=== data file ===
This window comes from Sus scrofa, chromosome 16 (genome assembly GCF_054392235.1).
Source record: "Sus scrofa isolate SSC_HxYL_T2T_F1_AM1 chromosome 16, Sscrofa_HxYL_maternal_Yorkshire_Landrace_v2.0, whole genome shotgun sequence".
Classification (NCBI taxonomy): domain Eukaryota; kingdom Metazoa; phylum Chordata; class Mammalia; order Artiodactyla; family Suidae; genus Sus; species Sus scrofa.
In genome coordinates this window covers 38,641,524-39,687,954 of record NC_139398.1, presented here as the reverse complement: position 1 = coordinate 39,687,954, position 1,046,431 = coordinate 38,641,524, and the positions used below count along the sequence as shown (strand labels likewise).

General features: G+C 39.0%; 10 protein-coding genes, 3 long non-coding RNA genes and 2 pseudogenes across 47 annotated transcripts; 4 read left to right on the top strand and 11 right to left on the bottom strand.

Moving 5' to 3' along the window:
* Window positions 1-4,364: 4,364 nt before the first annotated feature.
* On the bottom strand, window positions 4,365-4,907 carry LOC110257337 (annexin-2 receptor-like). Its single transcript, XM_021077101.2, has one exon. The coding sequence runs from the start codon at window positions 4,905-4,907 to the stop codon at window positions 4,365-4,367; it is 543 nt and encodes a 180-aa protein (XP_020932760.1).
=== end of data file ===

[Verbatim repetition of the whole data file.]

This window comes from Sus scrofa, chromosome 16 (genome assembly GCF_054392235.1).
Source record: "Sus scrofa isolate SSC_HxYL_T2T_F1_AM1 chromosome 16, Sscrofa_HxYL_maternal_Yorkshire_Landrace_v2.0, whole genome shotgun sequence".
Classification (NCBI taxonomy): domain Eukaryota; kingdom Metazoa; phylum Chordata; class Mammalia; order Artiodactyla; family Suidae; genus Sus; species Sus scrofa.
In genome coordinates this window covers 38,641,524-39,687,954 of record NC_139398.1, presented here as the reverse complement: position 1 = coordinate 39,687,954, position 1,046,431 = coordinate 38,641,524, and the positions used below count along the sequence as shown (strand labels likewise).

General features: G+C 39.0%; 10 protein-coding genes, 3 long non-coding RNA genes and 2 pseudogenes across 47 annotated transcripts; 4 read left to right on the top strand and 11 right to left on the bottom strand.

Moving 5' to 3' along the window:
* Window positions 1-4,364: 4,364 nt before the first annotated feature.
* On the bottom strand, window positions 4,365-4,907 carry LOC110257337 (annexin-2 receptor-like). Its single transcript, XM_021077101.2, has one exon. The coding sequence runs from the start codon at window positions 4,905-4,907 to the stop codon at window positions 4,365-4,367; it is 543 nt and encodes a 180-aa protein (XP_020932760.1).